Healthcare organizations should invest in actions aimed at the improvement of early staging of patients, in order to allow an efficient allocation of resources. Staging first requires a correct execution of pulmonary function tests and particularly of spirometry, conducted periodically and with the collaboration of different professional figures (pulmonologist, GP, nurse operating in primary care) to guarantee easier access to the test and correct interpretation of the results. Healthcare organizations can exercise organizational planning and control on this issue, requesting periodic reports from physicians without this translating into an excessive bureaucratic burden.
With respect to the available pharmaceutical options, a recent systematic review has demonstrated a substantial comparability of the efficacy of aclidinium bromide, tiotropium bromide and glycopyrronium bromide as maintenance therapy for COPD . A second, less recent systematic review by Shepherd et al.  on the comparative efficacy of different inhaled corticosteroids in association with different long-acting beta-2 agonists, indicated a substantial similarity of the efficacy between these asthma treatments. The evidence, however, is not sufficiently robust and the most recent real-life data (PATHOS study; ) showed difference in the efficacy of fixed associations on intermediate endpoints. It can be consequently stated that:
Given the evidence published to date, fixed associations of ICS/LABA available on the market for asthma and COPD present “no proof of difference”, at least with respect to the clinical outcomes found during registration trials, meaning surrogate endpoints (e.g. FEV1 at 24 h after administration). The evidence is however insufficiently robust to be able to confirm the presence of therapeutic equivalence between these drugs. More recent real-life studies (e.g. PATHOS study, [ 34 ]) show instead a difference between fixed associations when looking at intermediate endpoints (number of exacerbations and hospitalizations).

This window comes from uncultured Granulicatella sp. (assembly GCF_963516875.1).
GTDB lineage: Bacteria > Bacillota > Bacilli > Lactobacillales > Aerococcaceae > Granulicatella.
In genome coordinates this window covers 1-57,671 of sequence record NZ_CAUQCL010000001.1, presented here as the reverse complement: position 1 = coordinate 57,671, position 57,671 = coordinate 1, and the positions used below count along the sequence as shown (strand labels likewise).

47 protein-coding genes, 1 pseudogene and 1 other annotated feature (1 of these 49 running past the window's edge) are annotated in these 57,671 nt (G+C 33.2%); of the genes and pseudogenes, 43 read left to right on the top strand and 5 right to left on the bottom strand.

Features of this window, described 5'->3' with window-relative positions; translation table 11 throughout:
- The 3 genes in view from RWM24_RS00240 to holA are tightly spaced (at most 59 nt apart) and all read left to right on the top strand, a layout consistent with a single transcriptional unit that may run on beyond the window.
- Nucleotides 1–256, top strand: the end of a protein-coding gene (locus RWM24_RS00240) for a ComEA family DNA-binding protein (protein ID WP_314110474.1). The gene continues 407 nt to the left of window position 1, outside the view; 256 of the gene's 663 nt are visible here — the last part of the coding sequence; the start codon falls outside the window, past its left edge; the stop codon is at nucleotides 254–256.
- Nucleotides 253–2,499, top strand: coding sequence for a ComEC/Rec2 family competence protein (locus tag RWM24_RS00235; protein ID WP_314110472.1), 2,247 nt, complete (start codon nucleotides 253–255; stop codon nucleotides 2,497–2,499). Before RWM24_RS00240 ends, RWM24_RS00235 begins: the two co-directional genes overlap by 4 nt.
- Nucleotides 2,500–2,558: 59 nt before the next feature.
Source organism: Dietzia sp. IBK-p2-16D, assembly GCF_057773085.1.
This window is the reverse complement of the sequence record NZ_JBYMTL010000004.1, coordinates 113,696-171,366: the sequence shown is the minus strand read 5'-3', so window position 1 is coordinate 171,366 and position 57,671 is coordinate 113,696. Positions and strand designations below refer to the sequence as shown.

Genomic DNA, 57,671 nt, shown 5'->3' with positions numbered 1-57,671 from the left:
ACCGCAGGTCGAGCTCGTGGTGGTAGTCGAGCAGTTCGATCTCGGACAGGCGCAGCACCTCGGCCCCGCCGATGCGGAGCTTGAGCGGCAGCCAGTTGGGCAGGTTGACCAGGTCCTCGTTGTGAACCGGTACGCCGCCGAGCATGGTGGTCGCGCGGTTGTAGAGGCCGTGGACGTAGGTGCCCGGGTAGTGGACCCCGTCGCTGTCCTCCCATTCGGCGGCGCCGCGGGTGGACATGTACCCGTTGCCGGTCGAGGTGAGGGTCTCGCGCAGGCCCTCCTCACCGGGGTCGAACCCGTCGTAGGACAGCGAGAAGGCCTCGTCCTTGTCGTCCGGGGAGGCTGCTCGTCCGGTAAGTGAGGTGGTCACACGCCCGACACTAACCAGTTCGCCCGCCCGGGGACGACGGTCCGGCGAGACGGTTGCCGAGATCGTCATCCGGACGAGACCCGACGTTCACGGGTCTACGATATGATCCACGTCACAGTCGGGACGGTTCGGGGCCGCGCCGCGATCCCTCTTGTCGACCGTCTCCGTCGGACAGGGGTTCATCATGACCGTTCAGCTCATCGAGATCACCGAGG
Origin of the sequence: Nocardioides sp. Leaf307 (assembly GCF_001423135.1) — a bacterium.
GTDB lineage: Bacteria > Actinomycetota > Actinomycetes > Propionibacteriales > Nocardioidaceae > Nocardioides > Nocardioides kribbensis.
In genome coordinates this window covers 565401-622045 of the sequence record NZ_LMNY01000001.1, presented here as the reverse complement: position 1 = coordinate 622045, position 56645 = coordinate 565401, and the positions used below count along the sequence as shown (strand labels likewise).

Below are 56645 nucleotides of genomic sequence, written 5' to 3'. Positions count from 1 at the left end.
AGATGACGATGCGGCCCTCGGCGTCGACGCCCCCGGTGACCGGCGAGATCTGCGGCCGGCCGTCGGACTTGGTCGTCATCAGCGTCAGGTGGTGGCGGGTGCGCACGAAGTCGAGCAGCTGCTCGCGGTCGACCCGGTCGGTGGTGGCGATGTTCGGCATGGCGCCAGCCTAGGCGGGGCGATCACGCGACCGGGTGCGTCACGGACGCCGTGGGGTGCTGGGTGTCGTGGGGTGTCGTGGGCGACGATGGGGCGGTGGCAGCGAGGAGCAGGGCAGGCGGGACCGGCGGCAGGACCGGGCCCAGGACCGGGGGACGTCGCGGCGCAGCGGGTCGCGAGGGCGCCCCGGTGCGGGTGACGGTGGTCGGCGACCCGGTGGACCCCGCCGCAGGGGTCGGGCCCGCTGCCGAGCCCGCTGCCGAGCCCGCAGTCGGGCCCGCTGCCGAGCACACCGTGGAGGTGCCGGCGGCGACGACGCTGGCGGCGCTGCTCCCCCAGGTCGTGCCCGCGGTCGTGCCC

The literature has already compared survival outcomes between patients taking fixed combinations of corticosteroids administered by inhalation and LABA, and fixed combinations of corticosteroids administered by inhalation and short-acting muscarinic antagonist (SAMA) in patients with COPD. The data demonstrated superior survival outcomes for the former treatments over the latter . A rather more recent study (trial TORCH; ) shows that a fixed salmeterol/fluticasone association does not result in a statistically significant reduction in mortality when compared to monotherapies or placebo. The evidence on mortality cannot be deemed sufficiently robust to draw conclusions on survival differentials. We can therefore conclude that:
Given that pharmaceutical treatment for COPD is primarily aimed at the reduction of dyspnea to improve patients’ quality of life, and not to reduce mortality, there is no available evidence regarding the impact of different fixed associations on patients’ mortality. The TORCH trial [ 36 ] has missed the statistical significance on the primary outcome of mortality. The availability of such data would, however, be important for therapeutic decision-making.